Dec 10, 2007


As I read it, I thought Atonement, the novel by Ian McEwan, would make a great movie, for it is a great story; but I thought that it would be daunting, if not impossible, to translate the main gist of the novel to a film format, since it is a novel of memory and guilt and writing, with many fine, gorgeous layers of meaning, and an interesting literary twist at the end. My questions about the film version, directed with much aplomb by Joe Wright, were whether it would capture the sparseness, the elegance and the power of McEwan's tone; whether it would respect the discomfiting darkness in the story, whether the exquisite ironies would pile up and surprise us as they do in the novel. Screenwriter Christopher Hampton has come up with a very faithful adaptation that successfully synthesizes the main themes of the book.
Of course, no amount of visual shorthand can substitute for McEwan's precise powers of observation and his masterful command of language, but the movie acquits itself quite well. It doesn't shy away from the quietly disturbing facts that McEwan brings to bear; for instance, and bless him for it, that innocence is not necessarily synonymous with goodness. Atonement is a love story told through a very complex prism of human emotion, in which the love story almost takes a backseat to the messy rest. McEwan is a very smart writer who likes to disturb people. In this case, a little girl causes terrible damage by telling a lie. She happens to be a budding writer. It is a very literary work, and the movie's challenge is to balance out this darkness with the romantic sprawl of the love story and not to lose sight of the fact that the topic of writing, recollecting or inventing is very important. It's a tall order, but the screenplay resolves it quite neatly.
The music by Dario Marianelli punctuates the writing theme by using a typewriter, very cleverly, as percussion, and this works wonders. Alas, the music gets a little corny later on.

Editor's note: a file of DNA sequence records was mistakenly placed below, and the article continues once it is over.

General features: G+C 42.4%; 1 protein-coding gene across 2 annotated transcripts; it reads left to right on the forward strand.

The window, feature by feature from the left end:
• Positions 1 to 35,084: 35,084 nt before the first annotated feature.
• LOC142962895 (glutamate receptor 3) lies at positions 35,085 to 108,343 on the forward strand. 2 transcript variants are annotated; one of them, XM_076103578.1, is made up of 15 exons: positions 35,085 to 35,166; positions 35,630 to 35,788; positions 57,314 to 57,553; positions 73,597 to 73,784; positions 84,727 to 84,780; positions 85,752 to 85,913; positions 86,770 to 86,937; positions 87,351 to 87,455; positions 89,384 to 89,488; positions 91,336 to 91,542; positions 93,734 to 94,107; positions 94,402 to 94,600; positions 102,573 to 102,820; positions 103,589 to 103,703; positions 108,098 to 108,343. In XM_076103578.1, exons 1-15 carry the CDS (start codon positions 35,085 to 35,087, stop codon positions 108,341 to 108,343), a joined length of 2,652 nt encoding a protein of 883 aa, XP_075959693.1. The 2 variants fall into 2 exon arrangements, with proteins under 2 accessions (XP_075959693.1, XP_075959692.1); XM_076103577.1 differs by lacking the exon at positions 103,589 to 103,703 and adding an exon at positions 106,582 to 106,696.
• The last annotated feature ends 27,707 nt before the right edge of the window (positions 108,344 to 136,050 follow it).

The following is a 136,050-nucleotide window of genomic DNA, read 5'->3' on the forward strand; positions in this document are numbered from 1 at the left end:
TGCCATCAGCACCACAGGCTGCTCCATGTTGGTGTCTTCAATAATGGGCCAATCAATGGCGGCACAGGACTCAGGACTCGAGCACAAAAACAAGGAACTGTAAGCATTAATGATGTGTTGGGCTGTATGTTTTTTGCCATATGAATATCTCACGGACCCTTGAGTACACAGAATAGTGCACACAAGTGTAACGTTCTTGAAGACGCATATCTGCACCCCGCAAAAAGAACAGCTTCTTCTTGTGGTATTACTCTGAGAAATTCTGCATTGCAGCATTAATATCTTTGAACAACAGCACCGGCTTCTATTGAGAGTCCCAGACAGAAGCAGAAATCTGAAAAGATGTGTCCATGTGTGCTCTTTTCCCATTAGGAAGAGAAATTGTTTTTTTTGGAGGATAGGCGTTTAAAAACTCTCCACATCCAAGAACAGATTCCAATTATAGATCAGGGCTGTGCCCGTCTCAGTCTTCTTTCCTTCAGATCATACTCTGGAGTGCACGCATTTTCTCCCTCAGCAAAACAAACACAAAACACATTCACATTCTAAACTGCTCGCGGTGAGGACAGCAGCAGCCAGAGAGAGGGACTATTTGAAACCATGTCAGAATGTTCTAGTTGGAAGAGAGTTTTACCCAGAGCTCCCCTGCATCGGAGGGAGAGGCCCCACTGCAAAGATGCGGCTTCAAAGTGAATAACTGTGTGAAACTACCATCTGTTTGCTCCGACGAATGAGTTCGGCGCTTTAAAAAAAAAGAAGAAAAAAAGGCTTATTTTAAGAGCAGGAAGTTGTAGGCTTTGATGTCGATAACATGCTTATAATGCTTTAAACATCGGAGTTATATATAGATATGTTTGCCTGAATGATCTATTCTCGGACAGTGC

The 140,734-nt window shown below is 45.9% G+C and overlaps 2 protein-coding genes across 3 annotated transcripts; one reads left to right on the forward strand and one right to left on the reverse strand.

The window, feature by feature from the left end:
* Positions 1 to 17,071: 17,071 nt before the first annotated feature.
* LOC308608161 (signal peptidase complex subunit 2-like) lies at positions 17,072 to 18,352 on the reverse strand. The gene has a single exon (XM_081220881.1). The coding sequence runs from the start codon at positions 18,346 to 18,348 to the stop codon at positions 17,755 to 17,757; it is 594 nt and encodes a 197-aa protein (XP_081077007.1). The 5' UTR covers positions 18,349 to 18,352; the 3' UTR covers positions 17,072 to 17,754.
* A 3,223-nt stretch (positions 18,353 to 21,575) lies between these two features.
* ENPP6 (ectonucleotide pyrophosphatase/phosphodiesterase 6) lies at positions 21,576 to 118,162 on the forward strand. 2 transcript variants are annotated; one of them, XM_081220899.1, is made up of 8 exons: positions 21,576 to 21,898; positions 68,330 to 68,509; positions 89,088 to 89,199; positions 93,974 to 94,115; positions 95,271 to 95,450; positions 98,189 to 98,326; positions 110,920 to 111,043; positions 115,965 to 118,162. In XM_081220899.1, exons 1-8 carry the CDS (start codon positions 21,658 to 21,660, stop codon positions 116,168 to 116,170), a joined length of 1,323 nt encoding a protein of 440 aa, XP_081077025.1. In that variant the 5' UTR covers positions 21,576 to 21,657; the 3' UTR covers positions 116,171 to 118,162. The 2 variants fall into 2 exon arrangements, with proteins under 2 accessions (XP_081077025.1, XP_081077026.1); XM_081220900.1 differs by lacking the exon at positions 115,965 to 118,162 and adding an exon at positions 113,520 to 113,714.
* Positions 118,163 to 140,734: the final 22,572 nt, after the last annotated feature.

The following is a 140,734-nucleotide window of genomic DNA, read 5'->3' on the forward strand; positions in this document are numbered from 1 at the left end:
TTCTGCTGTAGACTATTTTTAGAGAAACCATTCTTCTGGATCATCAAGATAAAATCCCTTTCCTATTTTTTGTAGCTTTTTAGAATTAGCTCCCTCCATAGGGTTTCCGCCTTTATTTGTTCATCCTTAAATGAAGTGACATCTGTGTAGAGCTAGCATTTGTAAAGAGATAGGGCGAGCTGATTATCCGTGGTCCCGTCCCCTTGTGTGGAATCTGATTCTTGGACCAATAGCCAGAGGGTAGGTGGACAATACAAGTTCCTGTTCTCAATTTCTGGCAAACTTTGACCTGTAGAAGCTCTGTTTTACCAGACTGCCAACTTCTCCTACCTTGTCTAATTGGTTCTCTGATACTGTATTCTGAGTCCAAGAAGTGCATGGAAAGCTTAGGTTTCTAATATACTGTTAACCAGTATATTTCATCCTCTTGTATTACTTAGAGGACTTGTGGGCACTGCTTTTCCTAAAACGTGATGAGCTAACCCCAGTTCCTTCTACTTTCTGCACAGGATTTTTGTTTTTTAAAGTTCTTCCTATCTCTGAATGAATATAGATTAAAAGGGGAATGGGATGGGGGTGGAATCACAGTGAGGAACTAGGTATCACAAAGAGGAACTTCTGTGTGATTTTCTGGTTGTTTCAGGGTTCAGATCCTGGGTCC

Visually, the movie's style reflects what is recollected in memory, not only because you see the same scene from different points of view, but because in many instances people are shot through mirrors or glass. The lighting of the first part of the movie is clean and delicate and almost gossamer, like the fragile but enduring memory of a summer long ago that you can't shake out of your mind. The cinematography by Seamus McGarvey is gorgeous.
Keira Knightley does the job and she does it well. She is beautiful and too thin and I wish her character, Celia Tallis, had been explored in more depth. They could have taken time from the wartime sequence which sports an endless tracking shot, (that must have cost half the movie's budget and that I'm sure the director loves), to explore her mind a little more. Endless tracking shots are now achieved with the help of computers. I am far more partial to the tracking shots that were done on camera like Orson Welles' famous one in Touch of Evil. The only part of this movie that taxed my patience was part of the wartime sequence. It is very ambitious and I understand why it looks and feels like it does, but it drags on a little too long. And I can't tell you more about it, because I'd be giving it away.
Romola Garai is very impressive as the adult Briony Tallis. So is the kid that plays her as a child. But the brightest, smartest dreamboat of them all is James McAvoy, who delivers a thoughtful, dashing performance as Robbie the groundskeeper, Celia Tallises' lover. He is fabulous. Atonement feels like a very satisfying, almost old-fashioned, romantic movie but it gives the audience much more than that. It is smart and complex and its many layers of meaning will keep your brain happily engaged for hours.

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